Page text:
At the Arts Club Granville Island Stage until March 14, 2015
Posted February 17, 2015.
This is a review of a preview performance.
Portraying Dr. Martin Luther King, Jr. must be like portraying Mahatma Gandhi or Jesus Christ: it comes with a lot of responsibility. And we all know how the story ends.
Under Janet Wright’s direction, Dion Johnstone does a fine job of humanizing the man who, for most of us, is more myth than man: freedom fighter, civil rights and anti-war activist, preacher, Nobel Peace Prize winner (1964).
But King was first of all a man: a man who, according to rumour, was a womanizer. On occasion, he lied to his wife about the Pall Malls he smoked. And he took the occasional drink of something alcoholic. Of these three ‘weaknesses’, playwright Katori Hall spins a tale of the hours before King’s assassination at 6:01 PM, April 4, 1968 on the second-floor balcony of Room 306 (meticulously rendered by set designer Ted Roberts) in the Lorraine Motel, Memphis, Tennessee.
The title, of course, comes from King’s famous speech, “I’ve Been To The Mountaintop”, delivered in support of striking sanitation workers, in Memphis’s Mason Temple on April 3, 1968.
In the play, the writer introduces us to King, despondent over the less-than-anticipated turnout at Mason Temple and desperately wanting a cigarette, a cup of coffee (also on wife Coretta King’s banned listed) while trying to write a speech that picks up on the elements of his “I Have a Dream” speech. His regular companion on these tours, Reverend Ralph Abernathy, has gone out looking for cigarettes – Pall Malls, nothing else will do – when King calls for room service, which, it turns out, has ended for the night.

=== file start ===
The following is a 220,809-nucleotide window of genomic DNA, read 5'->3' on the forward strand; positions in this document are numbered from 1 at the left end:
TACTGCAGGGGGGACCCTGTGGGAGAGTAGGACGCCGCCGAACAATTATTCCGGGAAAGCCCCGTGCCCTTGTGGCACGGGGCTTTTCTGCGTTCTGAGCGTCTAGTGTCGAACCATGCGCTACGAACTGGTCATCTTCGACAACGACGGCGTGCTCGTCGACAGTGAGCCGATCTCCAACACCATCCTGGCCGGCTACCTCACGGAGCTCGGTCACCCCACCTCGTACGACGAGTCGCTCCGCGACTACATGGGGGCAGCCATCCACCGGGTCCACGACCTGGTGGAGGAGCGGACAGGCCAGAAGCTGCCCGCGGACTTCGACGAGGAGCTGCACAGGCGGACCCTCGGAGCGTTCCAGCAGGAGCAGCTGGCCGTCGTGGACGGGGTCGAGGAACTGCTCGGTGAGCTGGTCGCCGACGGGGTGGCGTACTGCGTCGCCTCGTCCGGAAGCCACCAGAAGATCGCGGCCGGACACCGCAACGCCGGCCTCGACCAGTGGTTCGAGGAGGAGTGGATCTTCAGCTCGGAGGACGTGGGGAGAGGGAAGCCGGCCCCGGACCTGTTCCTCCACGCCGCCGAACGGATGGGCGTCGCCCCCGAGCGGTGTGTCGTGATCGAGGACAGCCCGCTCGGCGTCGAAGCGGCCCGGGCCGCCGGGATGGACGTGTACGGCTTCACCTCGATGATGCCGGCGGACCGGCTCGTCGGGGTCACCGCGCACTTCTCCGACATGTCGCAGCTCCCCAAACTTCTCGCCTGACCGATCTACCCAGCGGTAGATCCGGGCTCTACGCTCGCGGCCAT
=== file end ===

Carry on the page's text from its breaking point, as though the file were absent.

But, regardless, up comes room service in the form of pretty, flirtatious, sometimes foul-mouthed Camae (Crystal Balint). She not only brings coffee but she has cigarettes and they’re Pall Malls, wouldn’t you know? And she’s got a flask with something stronger than coffee in it. If you don’t twig to something at this point, you will later.
There’s good chemistry between Johnstone and Balint: he’s handsome and sexy; she’s sassy and full of attitude and it looks like that’s where the play is going although Camae is turned off by men with “smelly feet” and King has already sniffed his shoes in disgust. Still, there’s sexual attraction and they are together on a twin bed.
But The Mountaintop does a one-eighty at this point and turns into something akin to “It’s A Wonderful Life.” For me, this was a major disappointment and, for a while, it sucked the life out of the production. There’s a lot of talk about “God’s plans” for King and the useful function of martyrdom – which, in the present global crisis, rings alarm bells not church bells.
Fortunately, the powerhouse that was Martin Luther King, Jr. begins to build again – prompted in part by a rousing ‘if I were you’ speech that Camae, in King’s jacket and shoes, comically delivers standing on the bed.
She concludes with “Fuck the white man, fuck ‘em” but King’s speech – the speech he never got to deliver – ends more peaceably with, “The baton may be dropped but anyone can pick it up”; the “promised land” is almost here and his “dream” of a peaceful world is imminent.
Projection designer Candelario Andrade puts together an amazing collage of people and events who have shaken the world, underscored by King, on the eve of what he knows will be his assassination, describing a world where “hunger is no more”, where “destruction is no more”, where there is only “love.”
Actor Dion Johnstone is very powerful in these final scenes. And, of course, it’s the message we all want to hear.
And then we go home to the TV news. “Nobody said it would be easy”, says Camae. She got that right.